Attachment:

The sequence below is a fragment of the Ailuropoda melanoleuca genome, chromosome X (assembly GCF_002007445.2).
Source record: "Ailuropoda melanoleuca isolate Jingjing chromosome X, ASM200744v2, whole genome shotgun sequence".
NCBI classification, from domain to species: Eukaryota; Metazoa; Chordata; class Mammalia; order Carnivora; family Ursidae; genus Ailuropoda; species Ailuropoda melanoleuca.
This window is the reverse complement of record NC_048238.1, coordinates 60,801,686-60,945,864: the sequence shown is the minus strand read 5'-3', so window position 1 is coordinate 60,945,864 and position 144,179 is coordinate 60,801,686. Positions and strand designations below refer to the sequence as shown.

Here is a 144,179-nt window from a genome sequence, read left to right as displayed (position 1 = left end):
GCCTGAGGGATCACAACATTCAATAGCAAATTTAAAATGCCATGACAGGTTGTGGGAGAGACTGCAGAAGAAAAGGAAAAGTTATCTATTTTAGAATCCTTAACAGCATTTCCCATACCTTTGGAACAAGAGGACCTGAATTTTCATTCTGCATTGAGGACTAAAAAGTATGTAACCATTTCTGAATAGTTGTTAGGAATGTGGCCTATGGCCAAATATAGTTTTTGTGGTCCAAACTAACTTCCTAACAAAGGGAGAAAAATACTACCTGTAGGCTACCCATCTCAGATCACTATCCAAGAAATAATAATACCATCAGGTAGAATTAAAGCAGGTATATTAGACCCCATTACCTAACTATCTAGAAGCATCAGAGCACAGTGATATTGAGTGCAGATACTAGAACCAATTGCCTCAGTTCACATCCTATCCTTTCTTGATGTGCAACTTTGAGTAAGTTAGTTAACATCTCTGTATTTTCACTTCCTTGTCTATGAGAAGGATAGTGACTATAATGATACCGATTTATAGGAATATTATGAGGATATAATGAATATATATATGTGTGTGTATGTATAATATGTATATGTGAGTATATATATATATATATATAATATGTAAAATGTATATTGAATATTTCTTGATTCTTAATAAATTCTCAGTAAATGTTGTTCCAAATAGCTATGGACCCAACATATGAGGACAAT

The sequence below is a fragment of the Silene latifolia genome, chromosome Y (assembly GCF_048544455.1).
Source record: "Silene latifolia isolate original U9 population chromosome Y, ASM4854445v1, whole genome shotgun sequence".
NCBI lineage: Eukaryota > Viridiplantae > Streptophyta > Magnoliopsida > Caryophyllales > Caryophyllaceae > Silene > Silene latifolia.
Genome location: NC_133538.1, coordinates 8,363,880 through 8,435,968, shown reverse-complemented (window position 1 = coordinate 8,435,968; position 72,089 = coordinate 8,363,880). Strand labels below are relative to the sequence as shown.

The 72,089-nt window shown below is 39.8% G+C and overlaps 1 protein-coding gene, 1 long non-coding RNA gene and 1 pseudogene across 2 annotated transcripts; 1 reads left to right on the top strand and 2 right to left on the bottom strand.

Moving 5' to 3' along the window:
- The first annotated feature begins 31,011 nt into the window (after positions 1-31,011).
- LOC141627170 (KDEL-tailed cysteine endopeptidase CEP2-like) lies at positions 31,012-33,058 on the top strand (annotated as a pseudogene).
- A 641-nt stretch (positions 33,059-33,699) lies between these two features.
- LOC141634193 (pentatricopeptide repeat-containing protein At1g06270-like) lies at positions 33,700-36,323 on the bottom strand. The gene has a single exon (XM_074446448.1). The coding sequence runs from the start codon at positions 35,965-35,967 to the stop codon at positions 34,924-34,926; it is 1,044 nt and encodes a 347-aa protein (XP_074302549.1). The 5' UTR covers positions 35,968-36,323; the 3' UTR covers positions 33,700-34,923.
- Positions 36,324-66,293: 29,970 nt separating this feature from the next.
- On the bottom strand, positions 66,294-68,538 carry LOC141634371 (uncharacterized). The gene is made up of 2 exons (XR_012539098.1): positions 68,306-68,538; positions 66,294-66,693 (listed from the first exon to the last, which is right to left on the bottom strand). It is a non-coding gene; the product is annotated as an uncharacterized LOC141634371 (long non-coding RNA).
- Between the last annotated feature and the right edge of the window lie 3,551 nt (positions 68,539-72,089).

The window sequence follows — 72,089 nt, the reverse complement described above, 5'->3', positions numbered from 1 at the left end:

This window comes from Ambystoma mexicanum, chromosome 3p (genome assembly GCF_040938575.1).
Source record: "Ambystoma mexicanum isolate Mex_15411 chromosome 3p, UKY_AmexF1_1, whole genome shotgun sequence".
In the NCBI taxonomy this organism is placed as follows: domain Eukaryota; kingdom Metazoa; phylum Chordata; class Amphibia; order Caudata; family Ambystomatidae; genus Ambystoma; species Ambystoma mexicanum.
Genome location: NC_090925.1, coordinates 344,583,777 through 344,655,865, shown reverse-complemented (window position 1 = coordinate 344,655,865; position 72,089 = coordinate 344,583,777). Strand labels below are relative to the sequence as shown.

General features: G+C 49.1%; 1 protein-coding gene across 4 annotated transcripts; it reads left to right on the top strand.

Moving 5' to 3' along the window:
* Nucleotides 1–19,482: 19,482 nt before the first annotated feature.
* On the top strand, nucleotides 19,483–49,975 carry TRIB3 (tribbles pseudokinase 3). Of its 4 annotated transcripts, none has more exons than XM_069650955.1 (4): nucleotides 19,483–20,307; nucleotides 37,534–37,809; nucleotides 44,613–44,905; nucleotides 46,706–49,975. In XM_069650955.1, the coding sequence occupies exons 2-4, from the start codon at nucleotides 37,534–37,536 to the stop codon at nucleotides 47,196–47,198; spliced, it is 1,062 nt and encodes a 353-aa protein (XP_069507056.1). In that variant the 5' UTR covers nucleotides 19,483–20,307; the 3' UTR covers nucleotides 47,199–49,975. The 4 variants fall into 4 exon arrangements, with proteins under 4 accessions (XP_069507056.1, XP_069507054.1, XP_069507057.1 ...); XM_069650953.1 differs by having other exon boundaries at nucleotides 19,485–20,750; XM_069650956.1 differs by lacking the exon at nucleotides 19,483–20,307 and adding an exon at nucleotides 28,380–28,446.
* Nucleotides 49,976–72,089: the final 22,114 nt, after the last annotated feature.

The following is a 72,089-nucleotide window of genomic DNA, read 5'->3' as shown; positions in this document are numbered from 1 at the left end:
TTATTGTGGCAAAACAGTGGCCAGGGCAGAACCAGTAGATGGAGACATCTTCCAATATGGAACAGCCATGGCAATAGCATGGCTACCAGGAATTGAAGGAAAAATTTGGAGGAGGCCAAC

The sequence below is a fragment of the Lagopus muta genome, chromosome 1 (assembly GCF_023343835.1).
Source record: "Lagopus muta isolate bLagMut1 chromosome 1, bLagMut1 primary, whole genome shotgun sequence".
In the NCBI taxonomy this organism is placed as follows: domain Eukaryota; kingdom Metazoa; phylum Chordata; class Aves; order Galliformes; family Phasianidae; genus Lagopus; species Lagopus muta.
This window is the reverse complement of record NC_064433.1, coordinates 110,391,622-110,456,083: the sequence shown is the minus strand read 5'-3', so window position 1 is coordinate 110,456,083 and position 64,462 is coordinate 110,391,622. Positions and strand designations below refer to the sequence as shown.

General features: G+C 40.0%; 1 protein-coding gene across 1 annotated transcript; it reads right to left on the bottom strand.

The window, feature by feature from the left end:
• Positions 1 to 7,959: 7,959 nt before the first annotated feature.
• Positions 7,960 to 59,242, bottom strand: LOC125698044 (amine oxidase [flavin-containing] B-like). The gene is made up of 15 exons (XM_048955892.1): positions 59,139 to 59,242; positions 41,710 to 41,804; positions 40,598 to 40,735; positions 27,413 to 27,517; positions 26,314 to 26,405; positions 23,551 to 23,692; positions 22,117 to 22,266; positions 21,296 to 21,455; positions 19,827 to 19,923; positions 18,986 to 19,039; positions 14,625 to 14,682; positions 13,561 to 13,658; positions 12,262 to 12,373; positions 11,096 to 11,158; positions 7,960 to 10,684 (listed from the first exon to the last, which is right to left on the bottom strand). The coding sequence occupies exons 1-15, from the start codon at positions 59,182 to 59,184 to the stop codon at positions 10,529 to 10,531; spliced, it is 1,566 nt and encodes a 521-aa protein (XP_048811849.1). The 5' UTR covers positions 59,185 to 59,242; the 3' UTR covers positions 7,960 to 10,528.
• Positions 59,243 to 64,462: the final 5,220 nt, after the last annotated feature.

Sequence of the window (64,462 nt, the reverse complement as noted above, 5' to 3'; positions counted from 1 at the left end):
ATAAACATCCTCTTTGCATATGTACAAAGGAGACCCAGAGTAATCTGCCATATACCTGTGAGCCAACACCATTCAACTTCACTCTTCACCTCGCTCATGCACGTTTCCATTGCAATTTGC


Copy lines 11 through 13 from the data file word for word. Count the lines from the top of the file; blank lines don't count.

The 72,089-nt window shown below is 39.8% G+C and overlaps 1 protein-coding gene, 1 long non-coding RNA gene and 1 pseudogene across 2 annotated transcripts; 1 reads left to right on the top strand and 2 right to left on the bottom strand.

Moving 5' to 3' along the window:
- The first annotated feature begins 31,011 nt into the window (after positions 1-31,011).